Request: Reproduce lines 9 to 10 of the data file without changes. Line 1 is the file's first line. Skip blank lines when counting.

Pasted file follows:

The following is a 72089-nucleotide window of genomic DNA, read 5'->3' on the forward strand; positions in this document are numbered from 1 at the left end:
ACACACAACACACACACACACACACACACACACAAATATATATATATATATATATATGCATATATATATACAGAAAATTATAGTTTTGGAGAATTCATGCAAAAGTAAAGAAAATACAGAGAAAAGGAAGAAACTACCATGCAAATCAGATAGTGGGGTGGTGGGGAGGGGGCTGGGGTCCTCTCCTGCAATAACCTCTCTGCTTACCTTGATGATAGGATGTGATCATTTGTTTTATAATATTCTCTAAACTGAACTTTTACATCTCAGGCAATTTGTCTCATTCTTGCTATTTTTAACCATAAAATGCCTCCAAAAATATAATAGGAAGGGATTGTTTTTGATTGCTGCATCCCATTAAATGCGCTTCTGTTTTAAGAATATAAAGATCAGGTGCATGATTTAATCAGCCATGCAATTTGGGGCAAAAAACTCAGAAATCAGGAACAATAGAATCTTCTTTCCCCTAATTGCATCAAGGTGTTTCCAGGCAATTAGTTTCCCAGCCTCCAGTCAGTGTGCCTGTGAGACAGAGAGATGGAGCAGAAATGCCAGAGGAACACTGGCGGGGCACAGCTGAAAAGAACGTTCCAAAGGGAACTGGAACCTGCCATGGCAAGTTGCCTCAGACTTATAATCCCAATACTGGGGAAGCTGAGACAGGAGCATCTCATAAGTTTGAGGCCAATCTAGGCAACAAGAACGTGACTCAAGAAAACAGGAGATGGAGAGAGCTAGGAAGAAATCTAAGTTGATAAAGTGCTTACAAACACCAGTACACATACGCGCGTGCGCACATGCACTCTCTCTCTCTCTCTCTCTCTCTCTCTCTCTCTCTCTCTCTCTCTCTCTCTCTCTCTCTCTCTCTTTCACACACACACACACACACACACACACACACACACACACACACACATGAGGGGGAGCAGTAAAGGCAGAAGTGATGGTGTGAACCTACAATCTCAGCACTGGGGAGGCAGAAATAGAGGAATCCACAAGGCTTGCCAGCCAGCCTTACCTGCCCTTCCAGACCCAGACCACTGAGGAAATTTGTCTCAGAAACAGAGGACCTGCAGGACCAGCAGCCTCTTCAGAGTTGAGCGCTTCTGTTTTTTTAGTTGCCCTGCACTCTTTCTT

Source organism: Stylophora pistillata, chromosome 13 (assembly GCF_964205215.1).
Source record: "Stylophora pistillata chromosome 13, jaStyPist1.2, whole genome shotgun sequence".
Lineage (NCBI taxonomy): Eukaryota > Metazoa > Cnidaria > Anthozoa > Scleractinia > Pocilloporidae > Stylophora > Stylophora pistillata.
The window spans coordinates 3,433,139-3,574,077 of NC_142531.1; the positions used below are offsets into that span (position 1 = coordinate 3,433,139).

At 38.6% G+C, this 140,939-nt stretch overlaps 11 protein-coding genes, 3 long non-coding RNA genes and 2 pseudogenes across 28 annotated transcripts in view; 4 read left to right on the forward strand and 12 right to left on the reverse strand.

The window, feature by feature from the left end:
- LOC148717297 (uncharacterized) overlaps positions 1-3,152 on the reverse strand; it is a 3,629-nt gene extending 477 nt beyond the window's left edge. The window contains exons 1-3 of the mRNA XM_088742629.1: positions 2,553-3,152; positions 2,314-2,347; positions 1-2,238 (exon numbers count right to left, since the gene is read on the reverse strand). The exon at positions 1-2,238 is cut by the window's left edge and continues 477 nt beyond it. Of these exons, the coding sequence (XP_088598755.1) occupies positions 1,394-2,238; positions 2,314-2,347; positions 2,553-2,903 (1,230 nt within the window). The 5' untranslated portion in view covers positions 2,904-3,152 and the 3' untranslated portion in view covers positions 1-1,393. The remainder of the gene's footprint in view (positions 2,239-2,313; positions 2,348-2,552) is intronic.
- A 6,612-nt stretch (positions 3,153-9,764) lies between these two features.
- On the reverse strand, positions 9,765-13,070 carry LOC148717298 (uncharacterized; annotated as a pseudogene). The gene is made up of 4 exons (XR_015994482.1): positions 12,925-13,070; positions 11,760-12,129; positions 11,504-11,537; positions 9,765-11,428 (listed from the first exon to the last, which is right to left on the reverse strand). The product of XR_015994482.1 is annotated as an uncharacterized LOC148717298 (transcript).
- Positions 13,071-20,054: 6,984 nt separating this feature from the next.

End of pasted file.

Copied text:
- LOC148717297 (uncharacterized) overlaps positions 1-3,152 on the reverse strand; it is a 3,629-nt gene extending 477 nt beyond the window's left edge. The window contains exons 1-3 of the mRNA XM_088742629.1: positions 2,553-3,152; positions 2,314-2,347; positions 1-2,238 (exon numbers count right to left, since the gene is read on the reverse strand). The exon at positions 1-2,238 is cut by the window's left edge and continues 477 nt beyond it. Of these exons, the coding sequence (XP_088598755.1) occupies positions 1,394-2,238; positions 2,314-2,347; positions 2,553-2,903 (1,230 nt within the window). The 5' untranslated portion in view covers positions 2,904-3,152 and the 3' untranslated portion in view covers positions 1-1,393. The remainder of the gene's footprint in view (positions 2,239-2,313; positions 2,348-2,552) is intronic.
- A 6,612-nt stretch (positions 3,153-9,764) lies between these two features.